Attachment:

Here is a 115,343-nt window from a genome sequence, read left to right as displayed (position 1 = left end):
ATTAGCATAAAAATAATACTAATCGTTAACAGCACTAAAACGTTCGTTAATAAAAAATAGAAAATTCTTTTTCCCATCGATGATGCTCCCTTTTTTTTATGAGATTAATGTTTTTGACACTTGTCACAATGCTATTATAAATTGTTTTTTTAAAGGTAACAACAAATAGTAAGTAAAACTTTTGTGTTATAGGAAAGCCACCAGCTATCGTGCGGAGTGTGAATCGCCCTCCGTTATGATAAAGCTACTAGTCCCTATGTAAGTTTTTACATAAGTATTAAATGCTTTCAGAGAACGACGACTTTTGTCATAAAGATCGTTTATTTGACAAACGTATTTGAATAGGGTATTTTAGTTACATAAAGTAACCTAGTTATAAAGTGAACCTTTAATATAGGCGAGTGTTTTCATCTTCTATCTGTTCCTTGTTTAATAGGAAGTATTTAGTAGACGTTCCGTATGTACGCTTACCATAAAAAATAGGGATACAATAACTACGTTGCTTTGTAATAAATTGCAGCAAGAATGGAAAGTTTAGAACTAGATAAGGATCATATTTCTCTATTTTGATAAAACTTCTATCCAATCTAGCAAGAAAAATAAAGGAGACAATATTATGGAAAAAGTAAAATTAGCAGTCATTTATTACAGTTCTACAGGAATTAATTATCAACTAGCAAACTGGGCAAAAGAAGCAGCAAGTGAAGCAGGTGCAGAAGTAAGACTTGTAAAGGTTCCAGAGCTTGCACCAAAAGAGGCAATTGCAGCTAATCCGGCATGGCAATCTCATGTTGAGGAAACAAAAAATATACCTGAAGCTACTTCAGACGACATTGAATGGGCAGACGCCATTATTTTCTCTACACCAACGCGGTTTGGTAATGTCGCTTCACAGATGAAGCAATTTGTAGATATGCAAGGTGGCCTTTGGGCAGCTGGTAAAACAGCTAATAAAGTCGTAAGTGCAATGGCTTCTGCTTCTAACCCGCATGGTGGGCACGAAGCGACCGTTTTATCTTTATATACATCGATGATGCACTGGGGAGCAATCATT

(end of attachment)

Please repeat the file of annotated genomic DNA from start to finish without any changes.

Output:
Here is a 115,343-nt window from a genome sequence, read left to right as displayed (position 1 = left end):
ATTAGCATAAAAATAATACTAATCGTTAACAGCACTAAAACGTTCGTTAATAAAAAATAGAAAATTCTTTTTCCCATCGATGATGCTCCCTTTTTTTTATGAGATTAATGTTTTTGACACTTGTCACAATGCTATTATAAATTGTTTTTTTAAAGGTAACAACAAATAGTAAGTAAAACTTTTGTGTTATAGGAAAGCCACCAGCTATCGTGCGGAGTGTGAATCGCCCTCCGTTATGATAAAGCTACTAGTCCCTATGTAAGTTTTTACATAAGTATTAAATGCTTTCAGAGAACGACGACTTTTGTCATAAAGATCGTTTATTTGACAAACGTATTTGAATAGGGTATTTTAGTTACATAAAGTAACCTAGTTATAAAGTGAACCTTTAATATAGGCGAGTGTTTTCATCTTCTATCTGTTCCTTGTTTAATAGGAAGTATTTAGTAGACGTTCCGTATGTACGCTTACCATAAAAAATAGGGATACAATAACTACGTTGCTTTGTAATAAATTGCAGCAAGAATGGAAAGTTTAGAACTAGATAAGGATCATATTTCTCTATTTTGATAAAACTTCTATCCAATCTAGCAAGAAAAATAAAGGAGACAATATTATGGAAAAAGTAAAATTAGCAGTCATTTATTACAGTTCTACAGGAATTAATTATCAACTAGCAAACTGGGCAAAAGAAGCAGCAAGTGAAGCAGGTGCAGAAGTAAGACTTGTAAAGGTTCCAGAGCTTGCACCAAAAGAGGCAATTGCAGCTAATCCGGCATGGCAATCTCATGTTGAGGAAACAAAAAATATACCTGAAGCTACTTCAGACGACATTGAATGGGCAGACGCCATTATTTTCTCTACACCAACGCGGTTTGGTAATGTCGCTTCACAGATGAAGCAATTTGTAGATATGCAAGGTGGCCTTTGGGCAGCTGGTAAAACAGCTAATAAAGTCGTAAGTGCAATGGCTTCTGCTTCTAACCCGCATGGTGGGCACGAAGCGACCGTTTTATCTTTATATACATCGATGATGCACTGGGGAGCAATCATT